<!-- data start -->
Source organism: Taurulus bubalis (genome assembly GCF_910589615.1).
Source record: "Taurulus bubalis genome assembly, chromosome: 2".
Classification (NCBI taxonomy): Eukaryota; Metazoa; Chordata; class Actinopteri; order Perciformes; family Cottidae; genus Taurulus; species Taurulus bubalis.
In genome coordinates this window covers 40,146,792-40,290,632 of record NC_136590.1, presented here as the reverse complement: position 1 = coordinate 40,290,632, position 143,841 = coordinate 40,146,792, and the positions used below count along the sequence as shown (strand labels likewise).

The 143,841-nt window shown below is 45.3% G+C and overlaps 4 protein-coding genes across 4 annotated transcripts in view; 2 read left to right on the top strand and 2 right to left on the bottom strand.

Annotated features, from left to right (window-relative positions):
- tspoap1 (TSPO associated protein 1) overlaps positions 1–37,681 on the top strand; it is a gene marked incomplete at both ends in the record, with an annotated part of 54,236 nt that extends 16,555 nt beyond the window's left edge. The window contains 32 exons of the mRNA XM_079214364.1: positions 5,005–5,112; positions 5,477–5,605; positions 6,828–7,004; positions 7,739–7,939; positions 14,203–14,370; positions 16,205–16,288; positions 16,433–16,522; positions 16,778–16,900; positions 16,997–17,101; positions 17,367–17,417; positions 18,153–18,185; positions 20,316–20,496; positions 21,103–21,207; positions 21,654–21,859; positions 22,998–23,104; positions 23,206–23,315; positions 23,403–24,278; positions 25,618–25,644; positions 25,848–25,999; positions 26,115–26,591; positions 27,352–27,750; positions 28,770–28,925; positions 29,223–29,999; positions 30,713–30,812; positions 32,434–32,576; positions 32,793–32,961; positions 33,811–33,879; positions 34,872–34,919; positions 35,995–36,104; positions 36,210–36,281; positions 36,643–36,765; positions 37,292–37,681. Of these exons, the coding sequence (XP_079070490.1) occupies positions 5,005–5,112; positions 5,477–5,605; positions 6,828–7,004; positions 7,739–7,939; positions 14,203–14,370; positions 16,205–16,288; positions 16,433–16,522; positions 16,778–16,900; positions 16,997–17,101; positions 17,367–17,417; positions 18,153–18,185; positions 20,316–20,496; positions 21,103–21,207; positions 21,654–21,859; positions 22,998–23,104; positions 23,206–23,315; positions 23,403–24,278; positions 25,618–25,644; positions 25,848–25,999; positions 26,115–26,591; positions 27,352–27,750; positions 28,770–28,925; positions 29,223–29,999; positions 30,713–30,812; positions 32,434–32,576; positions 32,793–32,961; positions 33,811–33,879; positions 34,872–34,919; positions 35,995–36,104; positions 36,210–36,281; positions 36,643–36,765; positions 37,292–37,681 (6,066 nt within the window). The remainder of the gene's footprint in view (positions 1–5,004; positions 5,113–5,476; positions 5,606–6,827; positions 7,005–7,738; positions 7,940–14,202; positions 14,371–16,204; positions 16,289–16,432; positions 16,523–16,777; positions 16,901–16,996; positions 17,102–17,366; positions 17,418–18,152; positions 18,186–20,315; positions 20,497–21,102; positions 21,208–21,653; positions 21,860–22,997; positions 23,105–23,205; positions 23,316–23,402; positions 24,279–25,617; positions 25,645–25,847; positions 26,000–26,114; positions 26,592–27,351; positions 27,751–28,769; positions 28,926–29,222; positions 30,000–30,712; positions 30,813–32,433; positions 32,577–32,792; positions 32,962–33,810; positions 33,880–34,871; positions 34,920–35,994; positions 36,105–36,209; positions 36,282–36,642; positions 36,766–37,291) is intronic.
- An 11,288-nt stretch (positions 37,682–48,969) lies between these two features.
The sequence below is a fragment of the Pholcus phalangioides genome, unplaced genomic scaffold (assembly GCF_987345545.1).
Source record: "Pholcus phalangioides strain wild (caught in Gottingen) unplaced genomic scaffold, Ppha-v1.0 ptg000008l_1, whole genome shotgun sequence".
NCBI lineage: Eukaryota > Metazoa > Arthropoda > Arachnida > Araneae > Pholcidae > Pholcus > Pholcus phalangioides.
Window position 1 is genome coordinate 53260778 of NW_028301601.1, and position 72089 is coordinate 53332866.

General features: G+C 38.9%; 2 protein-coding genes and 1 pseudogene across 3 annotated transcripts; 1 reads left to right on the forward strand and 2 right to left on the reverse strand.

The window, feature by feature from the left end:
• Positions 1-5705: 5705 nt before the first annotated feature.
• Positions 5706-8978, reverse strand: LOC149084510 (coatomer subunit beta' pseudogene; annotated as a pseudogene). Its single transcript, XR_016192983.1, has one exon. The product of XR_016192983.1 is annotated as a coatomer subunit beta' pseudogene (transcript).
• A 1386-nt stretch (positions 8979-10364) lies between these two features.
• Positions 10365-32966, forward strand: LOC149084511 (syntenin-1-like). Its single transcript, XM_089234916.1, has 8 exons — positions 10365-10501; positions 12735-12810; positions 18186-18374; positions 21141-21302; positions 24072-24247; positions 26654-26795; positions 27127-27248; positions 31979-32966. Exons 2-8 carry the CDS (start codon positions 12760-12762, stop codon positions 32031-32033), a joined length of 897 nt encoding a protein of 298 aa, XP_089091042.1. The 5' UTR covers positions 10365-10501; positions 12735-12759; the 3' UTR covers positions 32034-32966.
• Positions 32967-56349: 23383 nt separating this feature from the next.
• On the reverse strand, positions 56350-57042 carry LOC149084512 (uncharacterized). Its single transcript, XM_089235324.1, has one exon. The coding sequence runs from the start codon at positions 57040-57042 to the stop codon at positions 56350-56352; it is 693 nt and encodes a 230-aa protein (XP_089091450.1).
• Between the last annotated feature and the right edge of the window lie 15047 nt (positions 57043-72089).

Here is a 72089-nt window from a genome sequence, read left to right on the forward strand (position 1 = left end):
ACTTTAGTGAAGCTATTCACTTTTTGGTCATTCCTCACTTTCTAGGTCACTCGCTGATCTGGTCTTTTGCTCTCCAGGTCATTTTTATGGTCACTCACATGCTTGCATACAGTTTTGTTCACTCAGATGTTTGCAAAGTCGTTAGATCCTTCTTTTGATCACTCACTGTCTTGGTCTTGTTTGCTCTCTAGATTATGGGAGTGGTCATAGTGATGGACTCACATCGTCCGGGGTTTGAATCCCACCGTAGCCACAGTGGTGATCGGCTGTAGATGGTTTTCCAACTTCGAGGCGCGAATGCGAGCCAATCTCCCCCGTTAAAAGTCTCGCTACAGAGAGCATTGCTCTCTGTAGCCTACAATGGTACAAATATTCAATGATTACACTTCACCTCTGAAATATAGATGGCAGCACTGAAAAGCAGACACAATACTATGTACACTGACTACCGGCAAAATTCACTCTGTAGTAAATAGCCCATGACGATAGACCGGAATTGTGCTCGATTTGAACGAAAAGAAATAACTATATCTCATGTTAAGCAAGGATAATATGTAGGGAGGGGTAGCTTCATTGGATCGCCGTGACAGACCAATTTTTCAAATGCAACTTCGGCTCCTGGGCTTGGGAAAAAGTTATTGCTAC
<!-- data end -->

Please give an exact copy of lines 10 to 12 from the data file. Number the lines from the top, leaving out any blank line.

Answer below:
Source record: "Pholcus phalangioides strain wild (caught in Gottingen) unplaced genomic scaffold, Ppha-v1.0 ptg000008l_1, whole genome shotgun sequence".
NCBI lineage: Eukaryota > Metazoa > Arthropoda > Arachnida > Araneae > Pholcidae > Pholcus > Pholcus phalangioides.
Window position 1 is genome coordinate 53260778 of NW_028301601.1, and position 72089 is coordinate 53332866.